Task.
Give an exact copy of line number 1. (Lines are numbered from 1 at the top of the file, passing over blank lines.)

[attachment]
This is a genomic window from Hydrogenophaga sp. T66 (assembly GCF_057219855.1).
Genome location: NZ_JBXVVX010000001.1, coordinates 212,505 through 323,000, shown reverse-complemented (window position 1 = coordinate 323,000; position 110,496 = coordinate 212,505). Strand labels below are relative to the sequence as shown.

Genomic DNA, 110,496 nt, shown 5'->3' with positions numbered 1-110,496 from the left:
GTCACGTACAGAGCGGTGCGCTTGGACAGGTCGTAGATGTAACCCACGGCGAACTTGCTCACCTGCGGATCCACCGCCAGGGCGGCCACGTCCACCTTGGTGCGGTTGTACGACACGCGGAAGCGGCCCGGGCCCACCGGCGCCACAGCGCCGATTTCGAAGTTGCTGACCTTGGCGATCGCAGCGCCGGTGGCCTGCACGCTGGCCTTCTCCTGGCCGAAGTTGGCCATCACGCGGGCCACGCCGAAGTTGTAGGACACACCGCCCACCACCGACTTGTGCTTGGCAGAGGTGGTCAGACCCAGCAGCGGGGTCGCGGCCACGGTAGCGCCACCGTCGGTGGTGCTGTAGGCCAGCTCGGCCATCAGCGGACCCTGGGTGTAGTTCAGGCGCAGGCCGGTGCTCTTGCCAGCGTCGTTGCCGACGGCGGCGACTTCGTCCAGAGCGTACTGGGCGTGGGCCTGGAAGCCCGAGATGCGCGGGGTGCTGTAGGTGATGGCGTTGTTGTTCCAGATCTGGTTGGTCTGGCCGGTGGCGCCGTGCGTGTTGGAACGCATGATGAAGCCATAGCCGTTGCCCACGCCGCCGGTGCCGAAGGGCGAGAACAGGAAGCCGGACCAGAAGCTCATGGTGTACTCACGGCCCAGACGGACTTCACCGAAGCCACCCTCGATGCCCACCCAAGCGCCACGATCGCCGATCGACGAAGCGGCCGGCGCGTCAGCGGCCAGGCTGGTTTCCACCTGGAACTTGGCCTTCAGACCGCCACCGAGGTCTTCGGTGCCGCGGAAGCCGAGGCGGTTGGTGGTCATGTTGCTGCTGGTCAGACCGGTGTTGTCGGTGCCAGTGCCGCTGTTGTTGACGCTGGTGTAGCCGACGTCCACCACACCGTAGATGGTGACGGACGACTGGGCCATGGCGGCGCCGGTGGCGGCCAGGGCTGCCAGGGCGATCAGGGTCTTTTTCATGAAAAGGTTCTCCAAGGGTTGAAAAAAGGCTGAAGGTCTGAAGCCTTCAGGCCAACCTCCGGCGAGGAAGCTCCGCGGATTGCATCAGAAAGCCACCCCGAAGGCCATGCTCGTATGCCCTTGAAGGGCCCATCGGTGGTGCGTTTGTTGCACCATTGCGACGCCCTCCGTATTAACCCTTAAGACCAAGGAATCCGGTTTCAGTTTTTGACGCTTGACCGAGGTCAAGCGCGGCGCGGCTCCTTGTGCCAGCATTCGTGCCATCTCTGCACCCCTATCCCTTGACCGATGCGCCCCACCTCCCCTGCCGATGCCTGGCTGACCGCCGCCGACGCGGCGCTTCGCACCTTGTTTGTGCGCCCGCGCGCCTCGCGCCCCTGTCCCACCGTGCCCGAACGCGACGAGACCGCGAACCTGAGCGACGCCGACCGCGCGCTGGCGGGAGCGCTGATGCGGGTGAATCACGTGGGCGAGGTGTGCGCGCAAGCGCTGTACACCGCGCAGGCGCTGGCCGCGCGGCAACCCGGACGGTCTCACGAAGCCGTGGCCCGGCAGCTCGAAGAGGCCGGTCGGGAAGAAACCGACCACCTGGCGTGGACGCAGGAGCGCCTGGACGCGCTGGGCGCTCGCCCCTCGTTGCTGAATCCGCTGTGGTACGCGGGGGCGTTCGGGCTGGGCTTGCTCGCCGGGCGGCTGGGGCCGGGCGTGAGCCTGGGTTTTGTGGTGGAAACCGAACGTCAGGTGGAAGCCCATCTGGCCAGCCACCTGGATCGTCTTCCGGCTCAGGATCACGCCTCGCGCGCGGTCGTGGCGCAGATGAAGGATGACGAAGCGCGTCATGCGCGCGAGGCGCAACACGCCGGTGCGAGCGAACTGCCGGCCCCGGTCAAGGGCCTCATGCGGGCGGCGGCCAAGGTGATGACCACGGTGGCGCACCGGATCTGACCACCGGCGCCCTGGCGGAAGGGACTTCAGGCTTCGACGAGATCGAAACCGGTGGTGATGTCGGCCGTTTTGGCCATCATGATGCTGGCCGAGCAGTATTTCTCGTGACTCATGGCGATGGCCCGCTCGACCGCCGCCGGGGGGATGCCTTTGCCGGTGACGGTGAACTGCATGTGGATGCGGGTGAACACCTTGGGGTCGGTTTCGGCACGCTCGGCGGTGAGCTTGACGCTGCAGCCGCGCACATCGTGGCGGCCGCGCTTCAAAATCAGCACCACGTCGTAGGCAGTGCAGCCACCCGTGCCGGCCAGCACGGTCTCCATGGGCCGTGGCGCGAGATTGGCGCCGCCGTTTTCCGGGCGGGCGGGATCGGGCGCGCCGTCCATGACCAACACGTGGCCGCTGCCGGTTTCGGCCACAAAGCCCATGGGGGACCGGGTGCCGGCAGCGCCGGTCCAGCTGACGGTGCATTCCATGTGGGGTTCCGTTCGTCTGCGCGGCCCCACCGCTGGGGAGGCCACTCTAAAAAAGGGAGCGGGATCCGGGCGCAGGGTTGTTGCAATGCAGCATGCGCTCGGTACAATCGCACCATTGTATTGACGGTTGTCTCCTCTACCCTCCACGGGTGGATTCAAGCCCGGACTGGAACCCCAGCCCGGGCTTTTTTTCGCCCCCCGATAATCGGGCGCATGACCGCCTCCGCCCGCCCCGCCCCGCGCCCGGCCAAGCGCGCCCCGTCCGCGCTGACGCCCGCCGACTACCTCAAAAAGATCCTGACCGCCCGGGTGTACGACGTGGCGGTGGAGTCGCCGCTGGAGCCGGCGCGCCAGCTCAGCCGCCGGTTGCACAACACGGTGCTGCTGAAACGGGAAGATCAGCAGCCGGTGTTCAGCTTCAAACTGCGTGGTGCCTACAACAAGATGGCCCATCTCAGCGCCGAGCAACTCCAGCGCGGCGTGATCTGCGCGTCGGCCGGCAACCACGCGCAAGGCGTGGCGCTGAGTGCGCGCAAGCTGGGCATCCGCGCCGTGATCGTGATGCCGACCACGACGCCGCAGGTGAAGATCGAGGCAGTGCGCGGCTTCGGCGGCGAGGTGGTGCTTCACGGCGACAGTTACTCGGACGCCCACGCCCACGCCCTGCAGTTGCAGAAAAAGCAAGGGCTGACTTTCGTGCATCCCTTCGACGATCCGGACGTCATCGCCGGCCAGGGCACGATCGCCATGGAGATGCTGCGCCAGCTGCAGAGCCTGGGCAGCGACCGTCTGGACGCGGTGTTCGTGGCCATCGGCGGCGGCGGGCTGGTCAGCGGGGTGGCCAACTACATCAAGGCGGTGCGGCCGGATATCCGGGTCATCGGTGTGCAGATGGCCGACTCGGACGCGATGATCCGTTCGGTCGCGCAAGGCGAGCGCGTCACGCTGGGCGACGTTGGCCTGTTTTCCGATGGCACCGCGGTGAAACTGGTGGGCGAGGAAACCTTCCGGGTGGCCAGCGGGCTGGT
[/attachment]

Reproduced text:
This is a genomic window from Hydrogenophaga sp. T66 (assembly GCF_057219855.1).